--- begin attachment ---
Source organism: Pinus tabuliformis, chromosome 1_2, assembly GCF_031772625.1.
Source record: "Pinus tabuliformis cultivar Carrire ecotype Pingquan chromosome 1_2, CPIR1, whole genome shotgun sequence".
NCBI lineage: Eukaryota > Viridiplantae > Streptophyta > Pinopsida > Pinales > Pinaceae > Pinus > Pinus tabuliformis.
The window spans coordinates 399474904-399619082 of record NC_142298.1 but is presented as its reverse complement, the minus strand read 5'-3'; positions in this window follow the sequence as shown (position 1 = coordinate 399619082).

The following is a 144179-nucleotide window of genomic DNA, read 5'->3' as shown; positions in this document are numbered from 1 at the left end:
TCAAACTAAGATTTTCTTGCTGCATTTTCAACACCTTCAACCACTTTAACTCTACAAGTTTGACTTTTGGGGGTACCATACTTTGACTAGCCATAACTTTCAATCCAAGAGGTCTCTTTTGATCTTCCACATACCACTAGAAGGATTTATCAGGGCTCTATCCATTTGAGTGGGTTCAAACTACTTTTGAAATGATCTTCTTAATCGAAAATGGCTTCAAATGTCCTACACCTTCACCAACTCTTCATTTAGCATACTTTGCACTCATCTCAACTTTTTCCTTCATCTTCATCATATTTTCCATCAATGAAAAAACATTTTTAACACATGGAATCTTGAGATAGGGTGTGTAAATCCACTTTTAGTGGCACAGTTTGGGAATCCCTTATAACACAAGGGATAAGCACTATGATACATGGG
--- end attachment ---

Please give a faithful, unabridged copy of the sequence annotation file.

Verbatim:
Source organism: Pinus tabuliformis, chromosome 1_2, assembly GCF_031772625.1.
Source record: "Pinus tabuliformis cultivar Carrire ecotype Pingquan chromosome 1_2, CPIR1, whole genome shotgun sequence".
NCBI lineage: Eukaryota > Viridiplantae > Streptophyta > Pinopsida > Pinales > Pinaceae > Pinus > Pinus tabuliformis.
The window spans coordinates 399474904-399619082 of record NC_142298.1 but is presented as its reverse complement, the minus strand read 5'-3'; positions in this window follow the sequence as shown (position 1 = coordinate 399619082).

The following is a 144179-nucleotide window of genomic DNA, read 5'->3' as shown; positions in this document are numbered from 1 at the left end:
TCAAACTAAGATTTTCTTGCTGCATTTTCAACACCTTCAACCACTTTAACTCTACAAGTTTGACTTTTGGGGGTACCATACTTTGACTAGCCATAACTTTCAATCCAAGAGGTCTCTTTTGATCTTCCACATACCACTAGAAGGATTTATCAGGGCTCTATCCATTTGAGTGGGTTCAAACTACTTTTGAAATGATCTTCTTAATCGAAAATGGCTTCAAATGTCCTACACCTTCACCAACTCTTCATTTAGCATACTTTGCACTCATCTCAACTTTTTCCTTCATCTTCATCATATTTTCCATCAATGAAAAAACATTTTTAACACATGGAATCTTGAGATAGGGTGTGTAAATCCACTTTTAGTGGCACAGTTTGGGAATCCCTTATAACACAAGGGATAAGCACTATGATACATGGG